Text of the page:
A collaborative effort between three renewable energy supporters made Empire Electric Association’s Solar Assist Cooperative Garden a reality. The story of the partnership between the Cortez-based electric co-op and GRID Alternatives, a nonprofit from California, started when GRID reached out to EEA through the Colorado Energy Office.
By February 2016 the agreement was in place between EEA and GRID and construction began. The arrays were completed in April, thus making EEA the first system in the state of Colorado to partner with the Colorado Energy Office and GRID.
GRID received $1.2 million in grant money from the Colorado Energy Office to partner with Colorado co-ops and bring community solar to low-income families. GRID made a proposal to EEA for the installation of the 70 solar photovoltaic panels that produces 21.35 kilowatts in these arrays. In addition, GRID promised to be on site to train and lead teams of community volunteers and job trainees installing the solar structure. Through this program, five to 10 qualifying EEA members will see a reduction on their electric bills depending on how much energy the arrays generate.
EEA General Manager Josh Dellinger said, “The board feels that projects like this that benefit our community are in the best interest of our members as a whole. EEA has a long history of donating to organizations with various needs in our community and is glad to support our members.”
The volunteer solar installers included three Empire Electric employees, including Dellinger, as well as Montezuma-Cortez High School senior students, potential solar subscribers, student trainees from the Navajo Technical University in New Mexico and residents from Cortez.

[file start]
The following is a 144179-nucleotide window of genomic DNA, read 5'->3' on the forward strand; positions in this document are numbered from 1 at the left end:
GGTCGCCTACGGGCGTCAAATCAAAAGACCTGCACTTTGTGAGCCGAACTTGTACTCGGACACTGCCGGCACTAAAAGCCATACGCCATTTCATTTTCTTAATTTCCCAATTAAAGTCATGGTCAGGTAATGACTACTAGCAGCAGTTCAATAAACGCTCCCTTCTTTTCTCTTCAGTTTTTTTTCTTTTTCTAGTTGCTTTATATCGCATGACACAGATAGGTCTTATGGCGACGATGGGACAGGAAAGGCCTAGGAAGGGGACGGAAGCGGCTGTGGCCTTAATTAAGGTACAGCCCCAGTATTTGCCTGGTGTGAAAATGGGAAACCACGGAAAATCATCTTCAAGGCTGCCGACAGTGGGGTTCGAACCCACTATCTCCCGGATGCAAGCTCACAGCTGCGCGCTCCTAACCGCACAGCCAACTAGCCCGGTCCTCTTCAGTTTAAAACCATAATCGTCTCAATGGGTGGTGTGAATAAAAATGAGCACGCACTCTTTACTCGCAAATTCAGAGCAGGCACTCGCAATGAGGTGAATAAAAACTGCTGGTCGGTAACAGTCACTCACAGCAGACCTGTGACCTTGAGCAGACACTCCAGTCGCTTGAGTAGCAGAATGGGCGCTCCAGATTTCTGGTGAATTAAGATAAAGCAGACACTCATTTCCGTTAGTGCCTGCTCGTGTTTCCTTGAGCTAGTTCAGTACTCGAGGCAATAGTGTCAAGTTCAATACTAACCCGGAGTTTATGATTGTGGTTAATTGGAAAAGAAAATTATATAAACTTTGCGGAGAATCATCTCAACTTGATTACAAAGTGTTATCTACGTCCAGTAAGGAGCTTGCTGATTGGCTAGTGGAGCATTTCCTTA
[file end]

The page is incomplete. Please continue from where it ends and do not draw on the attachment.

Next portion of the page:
The preparation for the expansion was completed and ready for the volunteers to finish the project in two days. Upon arrival, the volunteers were issued a hard hat, safety glasses, work gloves and a reflective vest. GRID divided the community volunteers into work teams headed by a GRID team leader. The volunteers got to work and eagerly helped assemble the arrays.
Dellinger volunteered on the first work day, helping install the framework for the solar panels to rest on. Dellinger said it was great to see potential subscribers contributing to the project. “It was also good to see volunteers from the high school participate,” he said. “It is nice when people come together on a project that will benefit members of our community.”
Day two included a dismal forecast of rain and snow. The job for the day was to secure and connect solar panels to the gleaming double tracks that were installed the previous day. Panel cables were attached to the inverters and the panels were secured using special fasteners. Once the cables were attached, a light flashed on the inverter, completing the connection.
EEA system engineer Clint Rapier volunteered at the project and was impressed by the preparation GRID Alternatives made: the preassembled tool kits, personal protective equipment, safety plan, briefing and organization. “It was apparent GRID had done this before and had refined the process,” Rapier said.
“Volunteering brings a sense of pride when working on projects for our community,” said EEA communications specialist Denise Moore, who also volunteered on the project. “Even though it was cold and we were soaking wet, everyone was there to get the job done. Working with such positive people made the job go quickly, and it was an inspiration to be involved in this uplifting community project.
The Solar Assist Cooperative Garden is located on EEA’s property in Cortez where it is maintained by the cooperative. Members can lease solar panels for a 20-year period and receive credit for the power generated by their panel.